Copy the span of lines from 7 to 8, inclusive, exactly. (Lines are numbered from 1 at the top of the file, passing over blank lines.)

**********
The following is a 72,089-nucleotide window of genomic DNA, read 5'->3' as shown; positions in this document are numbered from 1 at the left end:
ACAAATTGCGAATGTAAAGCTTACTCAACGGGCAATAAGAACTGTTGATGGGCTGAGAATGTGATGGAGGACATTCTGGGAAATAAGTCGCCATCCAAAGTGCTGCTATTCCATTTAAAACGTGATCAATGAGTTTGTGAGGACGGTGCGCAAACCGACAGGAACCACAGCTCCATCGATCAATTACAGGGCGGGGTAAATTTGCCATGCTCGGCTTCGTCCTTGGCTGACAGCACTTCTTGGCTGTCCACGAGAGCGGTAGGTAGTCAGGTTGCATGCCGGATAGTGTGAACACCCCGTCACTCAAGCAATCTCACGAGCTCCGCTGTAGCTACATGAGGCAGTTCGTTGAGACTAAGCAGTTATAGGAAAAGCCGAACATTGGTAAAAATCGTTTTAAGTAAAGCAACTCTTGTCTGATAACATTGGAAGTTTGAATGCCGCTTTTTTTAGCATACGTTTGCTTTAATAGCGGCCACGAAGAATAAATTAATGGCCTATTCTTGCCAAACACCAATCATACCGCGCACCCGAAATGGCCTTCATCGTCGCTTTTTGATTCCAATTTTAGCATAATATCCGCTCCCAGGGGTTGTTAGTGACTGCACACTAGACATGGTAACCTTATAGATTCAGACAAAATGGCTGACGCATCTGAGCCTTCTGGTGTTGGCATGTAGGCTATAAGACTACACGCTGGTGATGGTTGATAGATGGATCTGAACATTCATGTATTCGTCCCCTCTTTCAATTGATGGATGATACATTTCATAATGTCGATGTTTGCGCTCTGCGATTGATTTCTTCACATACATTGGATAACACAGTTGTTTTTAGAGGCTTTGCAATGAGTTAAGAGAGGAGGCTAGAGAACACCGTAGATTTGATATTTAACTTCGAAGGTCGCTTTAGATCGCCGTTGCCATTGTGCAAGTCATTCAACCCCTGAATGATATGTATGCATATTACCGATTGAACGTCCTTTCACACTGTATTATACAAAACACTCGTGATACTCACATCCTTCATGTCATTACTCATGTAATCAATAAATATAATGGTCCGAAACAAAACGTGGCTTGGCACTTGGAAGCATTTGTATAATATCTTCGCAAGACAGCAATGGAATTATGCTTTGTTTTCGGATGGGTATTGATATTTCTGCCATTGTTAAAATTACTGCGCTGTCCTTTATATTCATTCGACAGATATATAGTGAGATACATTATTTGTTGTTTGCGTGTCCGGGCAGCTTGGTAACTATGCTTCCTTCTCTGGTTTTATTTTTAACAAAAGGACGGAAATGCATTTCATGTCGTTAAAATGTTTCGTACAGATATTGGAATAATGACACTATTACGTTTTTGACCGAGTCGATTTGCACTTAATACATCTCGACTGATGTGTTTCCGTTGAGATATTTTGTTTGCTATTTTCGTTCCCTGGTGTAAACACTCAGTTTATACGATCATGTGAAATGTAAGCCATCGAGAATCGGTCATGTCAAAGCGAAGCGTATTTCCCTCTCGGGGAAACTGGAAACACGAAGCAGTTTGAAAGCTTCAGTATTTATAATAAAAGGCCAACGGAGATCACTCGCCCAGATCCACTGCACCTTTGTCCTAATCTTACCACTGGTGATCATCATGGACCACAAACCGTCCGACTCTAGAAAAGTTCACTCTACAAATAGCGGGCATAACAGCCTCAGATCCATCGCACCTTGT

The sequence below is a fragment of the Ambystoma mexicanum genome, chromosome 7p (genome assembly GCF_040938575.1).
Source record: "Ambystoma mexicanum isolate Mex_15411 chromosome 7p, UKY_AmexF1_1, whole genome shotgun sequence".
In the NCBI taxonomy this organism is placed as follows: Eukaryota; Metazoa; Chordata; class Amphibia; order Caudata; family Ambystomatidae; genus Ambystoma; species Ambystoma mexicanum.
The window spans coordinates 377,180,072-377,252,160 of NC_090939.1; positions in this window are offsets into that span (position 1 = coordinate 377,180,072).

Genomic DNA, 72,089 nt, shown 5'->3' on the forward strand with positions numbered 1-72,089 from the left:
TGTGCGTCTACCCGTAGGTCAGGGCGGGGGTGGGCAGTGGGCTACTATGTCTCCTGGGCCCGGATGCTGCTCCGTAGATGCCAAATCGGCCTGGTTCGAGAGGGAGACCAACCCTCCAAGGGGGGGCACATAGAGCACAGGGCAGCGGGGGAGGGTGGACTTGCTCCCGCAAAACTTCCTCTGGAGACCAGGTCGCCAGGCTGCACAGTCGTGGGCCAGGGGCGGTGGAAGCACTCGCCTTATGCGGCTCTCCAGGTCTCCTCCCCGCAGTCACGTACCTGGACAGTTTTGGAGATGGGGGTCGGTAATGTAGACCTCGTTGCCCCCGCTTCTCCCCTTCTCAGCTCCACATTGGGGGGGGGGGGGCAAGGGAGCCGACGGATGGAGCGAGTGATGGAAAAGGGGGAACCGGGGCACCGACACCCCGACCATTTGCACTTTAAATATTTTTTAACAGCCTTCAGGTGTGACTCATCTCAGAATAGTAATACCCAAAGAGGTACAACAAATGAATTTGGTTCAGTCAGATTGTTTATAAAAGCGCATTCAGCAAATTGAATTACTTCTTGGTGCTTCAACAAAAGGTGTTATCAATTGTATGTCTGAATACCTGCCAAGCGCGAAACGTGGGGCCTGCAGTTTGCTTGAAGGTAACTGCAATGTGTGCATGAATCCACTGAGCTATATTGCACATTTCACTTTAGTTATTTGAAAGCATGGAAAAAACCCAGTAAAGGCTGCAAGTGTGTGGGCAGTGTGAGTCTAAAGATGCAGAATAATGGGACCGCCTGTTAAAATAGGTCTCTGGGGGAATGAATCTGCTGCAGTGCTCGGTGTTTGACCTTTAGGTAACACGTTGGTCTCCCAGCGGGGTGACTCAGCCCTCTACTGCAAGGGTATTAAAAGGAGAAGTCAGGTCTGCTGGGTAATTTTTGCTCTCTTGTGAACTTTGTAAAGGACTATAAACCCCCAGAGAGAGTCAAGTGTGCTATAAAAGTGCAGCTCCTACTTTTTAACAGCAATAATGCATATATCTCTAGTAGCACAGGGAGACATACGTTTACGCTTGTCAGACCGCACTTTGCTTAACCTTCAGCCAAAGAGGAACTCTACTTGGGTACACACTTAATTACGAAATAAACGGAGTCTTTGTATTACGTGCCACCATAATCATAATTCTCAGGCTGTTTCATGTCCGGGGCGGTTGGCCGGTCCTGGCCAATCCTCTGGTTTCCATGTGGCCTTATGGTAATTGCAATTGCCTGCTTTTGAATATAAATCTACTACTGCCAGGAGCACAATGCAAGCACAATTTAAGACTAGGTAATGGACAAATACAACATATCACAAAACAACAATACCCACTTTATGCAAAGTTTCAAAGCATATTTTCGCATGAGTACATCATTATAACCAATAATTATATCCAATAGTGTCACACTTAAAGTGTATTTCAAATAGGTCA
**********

Genomic DNA, 72,089 nt, shown 5'->3' on the forward strand with positions numbered 1-72,089 from the left:
TGTGCGTCTACCCGTAGGTCAGGGCGGGGGTGGGCAGTGGGCTACTATGTCTCCTGGGCCCGGATGCTGCTCCGTAGATGCCAAATCGGCCTGGTTCGAGAGGGAGACCAACCCTCCAAGGGGGGGCACATAGAGCACAGGGCAGCGGGGGAGGGTGGACTTGCTCCCGCAAAACTTCCTCTGGAGACCAGGTCGCCAGGCTGCACAGTCGTGGGCCAGGGGCGGTGGAAGCACTCGCCTTATGCGGCTCTCCAGGTCTCCTCCCCGCAGTCACGTACCTGGACAGTTTTGGAGATGGGGGTCGGTAATGTAGACCTCGTTGCCCCCGCTTCTCCCCTTCTCAGCTCCACATTGGGGGGGGGGGGGCAAGGGAGCCGACGGATGGAGCGAGTGATGGAAAAGGGGGAACCGGGGCACCGACACCCCGACCATTTGCACTTTAAATATTTTTTAACAGCCTTCAGGTGTGACTCATCTCAGAATAGTAATACCCAAAGAGGTACAACAAATGAATTTGGTTCAGTCAGATTGTTTATAAAAGCGCATTCAGCAAATTGAATTACTTCTTGGTGCTTCAACAAAAGGTGTTATCAATTGTATGTCTGAATACCTGCCAAGCGCGAAACGTGGGGCCTGCAGTTTGCTTGAAGGTAACTGCAATGTGTGCATGAATCCACTGAGCTATATTGCACATTTCACTTTAGTTATTTGAAAGCATGGAAAAAACCCAGTAAAGGCTGCAAGTGTGTGGGCAGTGTGAGTCTAAAGATGCAGAATAATGGGACCGCCTGTTAAAATAGGTCTCTGGGGGAATGAATCTGCTGCAGTGCTCGGTGTTTGACCTTTAGGTAACACGTTGGTCTCCCAGCGGGGTGACTCAGCCCTCTACTGCAAGGGTATTAAAAGGAGAAGTCAGGTCTGCTGGGTAATTTTTGCTCTCTTGTGAACTTTGTAAAGGACTATAAACCCCCAGAGAGAGTCAAGTGTGCTATAAAAGTGCAGCTCCTACTTTTTAACAGCAATAATGCATATATCTCTAGTAGCACAGGGAGACATACGTTTACGCTTGTCAGACCGCACTTTGCTTAACCTTCAGCCAAAGAGGAACTCTACTTGGGTACACACTTAATTACGAAATAAACGGAGTCTTTGTATTACGTGCCACCATAATCATAATTCTCAGGCTGTTTCATGTCCGGGGCGGTTGGCCGGTCCTGGCCAATCCTCTGGTTTCCATGTGGCCTTATGGTAATTGCAATTGCCTGCTTTTGAATATAAATCTACTACTGCCAGGAGCACAATGCAAGCACAATTTAAGACTAGGTAATGGACAAATACAACATATCACAAAACAACAATACCCACTTTATGCAAAGTTTCAAAGCATATTTTCGCATGAGTACATCATTATAACCAATAATTATATCCAATAGTGTCACACTTAAAGTGTATTTCAAATAGGTCA